Medical negligence cases can be complicated when multiple medical providers and numerous mistakes in providing care are involved. When such a scenario occurs, and death is the result, it may require bringing a wrongful death lawsuit that names multiple hospitals, multiple doctors, multiple physicians’ groups, multiple nurses, and others. These providers may be located in various cities (or even multiple states), adding an extra layer of possible complexity. A knowledgeable Pennsylvania wrongful death attorney can help guide you through this potentially complicated process during this most stressful time.
One case in which that scenario took place was the death of 17-month-old Gianna. Gianna’s parents took her to an Allentown hospital in September 2015 when the child was suffering from coughing and vomiting. The doctors at the hospital diagnosed her with a respiratory infection and sent her home. The parents followed up at the pediatrician’s office, where a respiratory infection was again the diagnosis.
Two weeks later, though, the girl wasn’t getting better. The parent took her to the pediatrician and to the hospital. In both instances, the child was sent home without any more tests being performed. On Oct. 4, almost four weeks after the first hospital visit, another chest x-ray was performed, and the child was diagnosed with an enlarged heart. Gianna was flown by helicopter to a hospital in Philadelphia.
At the Philadelphia hospital, doctors performed a cardiac procedure. As part of the procedure, Gianna received a sedative. While the drug the girl received was the correct one, the dosage was 10 times what she should have received. She died eight days later.
In Gianna’s parents’ case, the list of defendants the parents sued for the girl’s wrongful death included three hospitals, six doctors, and two physician’s assistants, among others. The parents brought their lawsuit in Philadelphia County.
One of the Allentown-based sets of defendants argued to the judge in Philadelphia that the case should go forward in Lehigh County on the basis of a legal concept known as forum non conveniens. That argument essentially means that the court the plaintiff chose was too inconvenient, and the case against those defendants should be heard elsewhere.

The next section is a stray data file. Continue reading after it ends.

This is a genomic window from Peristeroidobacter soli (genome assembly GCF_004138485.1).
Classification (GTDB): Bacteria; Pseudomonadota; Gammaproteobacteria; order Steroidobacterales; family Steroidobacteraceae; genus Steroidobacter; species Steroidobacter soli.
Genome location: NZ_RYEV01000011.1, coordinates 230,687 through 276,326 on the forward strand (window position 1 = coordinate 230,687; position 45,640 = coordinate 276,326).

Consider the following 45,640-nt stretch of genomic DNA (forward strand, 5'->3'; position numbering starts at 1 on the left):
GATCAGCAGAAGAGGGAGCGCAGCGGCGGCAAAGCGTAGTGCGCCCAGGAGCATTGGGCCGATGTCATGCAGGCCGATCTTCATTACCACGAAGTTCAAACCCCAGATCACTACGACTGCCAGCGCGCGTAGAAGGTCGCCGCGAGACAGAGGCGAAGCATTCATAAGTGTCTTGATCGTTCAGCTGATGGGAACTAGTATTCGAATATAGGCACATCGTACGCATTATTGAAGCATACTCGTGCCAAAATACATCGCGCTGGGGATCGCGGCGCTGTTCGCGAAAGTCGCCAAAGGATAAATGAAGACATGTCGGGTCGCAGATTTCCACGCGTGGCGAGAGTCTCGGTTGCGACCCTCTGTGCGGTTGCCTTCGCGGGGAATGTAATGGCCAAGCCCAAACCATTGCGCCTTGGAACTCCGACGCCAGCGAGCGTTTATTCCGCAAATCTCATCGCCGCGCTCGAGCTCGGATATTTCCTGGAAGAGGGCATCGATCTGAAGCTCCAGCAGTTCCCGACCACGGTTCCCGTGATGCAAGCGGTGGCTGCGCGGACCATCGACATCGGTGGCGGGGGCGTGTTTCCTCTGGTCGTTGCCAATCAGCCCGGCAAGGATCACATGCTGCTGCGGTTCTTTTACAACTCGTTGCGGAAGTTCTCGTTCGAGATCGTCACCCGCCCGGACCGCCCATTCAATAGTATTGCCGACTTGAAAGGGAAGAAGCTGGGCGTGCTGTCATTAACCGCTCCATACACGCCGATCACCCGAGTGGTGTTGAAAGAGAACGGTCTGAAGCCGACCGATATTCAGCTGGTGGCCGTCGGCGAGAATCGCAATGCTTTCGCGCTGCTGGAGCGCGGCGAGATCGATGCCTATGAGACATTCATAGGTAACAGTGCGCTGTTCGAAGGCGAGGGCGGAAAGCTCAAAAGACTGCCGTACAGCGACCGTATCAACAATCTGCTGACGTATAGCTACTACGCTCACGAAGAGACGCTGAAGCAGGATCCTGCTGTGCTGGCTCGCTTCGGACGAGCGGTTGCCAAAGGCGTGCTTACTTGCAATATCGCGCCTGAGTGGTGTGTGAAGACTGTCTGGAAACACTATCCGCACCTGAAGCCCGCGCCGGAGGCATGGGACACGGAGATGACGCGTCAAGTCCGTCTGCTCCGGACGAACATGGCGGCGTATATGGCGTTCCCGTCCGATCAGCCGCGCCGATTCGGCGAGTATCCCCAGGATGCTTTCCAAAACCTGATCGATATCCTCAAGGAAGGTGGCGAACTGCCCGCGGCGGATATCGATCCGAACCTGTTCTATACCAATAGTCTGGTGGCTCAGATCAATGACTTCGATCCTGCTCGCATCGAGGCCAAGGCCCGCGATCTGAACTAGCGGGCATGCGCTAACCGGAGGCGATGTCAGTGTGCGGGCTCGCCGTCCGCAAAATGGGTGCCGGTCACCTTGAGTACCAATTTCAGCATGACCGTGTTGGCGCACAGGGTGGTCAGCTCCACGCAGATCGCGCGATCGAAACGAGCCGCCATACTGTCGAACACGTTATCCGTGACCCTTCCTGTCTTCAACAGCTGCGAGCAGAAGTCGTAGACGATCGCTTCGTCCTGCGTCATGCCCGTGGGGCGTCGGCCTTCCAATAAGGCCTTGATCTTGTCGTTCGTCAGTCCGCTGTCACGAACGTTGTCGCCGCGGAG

Chances are, you and your legal counsel have chosen the court where you filed very carefully and intentionally. In weighing, for example, whether to sue in Philadelphia or Allentown, perhaps you concluded that a jury in the county you chose would give your case a fairer hearing. Regardless of the reason, the law generally will not uproot your case unless the other side shows that some special circumstances existed. For instance, even if both you and some of the people and entities you’ve sued are from Allentown, that doesn’t necessarily mean that they are entitled to move your case from Philadelphia to Allentown on the basis of a forum non conveniens argument.
The Superior Court sided with Gianna’s parents and reversed a lower court that had granted the request to move the case to Lehigh County. The court explained that, in order to win such a motion, the party seeking to move the case must show that not moving would be “oppressive.” While forcing the Allentown-based medical personnel to be in Philadelphia for several weeks would be a notable hardship for them and their patients, it would be just as much of a hardship for the Philadelphia-based providers to be away from their patients to attend a trial in Allentown. In light of that, the Allentown medical providers’ argument fell short.
There are many things you have to consider in your wrongful death or survival action. The areas that may be contested could be anything, up to and including where the case will be tried. Especially during this emotionally difficult time, you need representation that can deal with the legal issues effectively on your behalf. The skilled Pennsylvania wrongful death attorneys at Needle Law Firm have been providing diligent representation and compassionate, personalized attention to our clients for many years and are here to help you.
Contact us today for a free, no-obligation consultation by calling (570) 344-1266.
More blog posts:
What Constitutes a Wrongful Death Claim in Pennsylvania?, Pennsylvania Accident Lawyer Blog, October 28, 2016
Pennsylvania Superior Court Reverses Ruling Requiring Alleged At-Fault Physician to Disclose His Alcohol Treatment Records, Pennsylvania Accident Lawyer Blog, April 21, 2015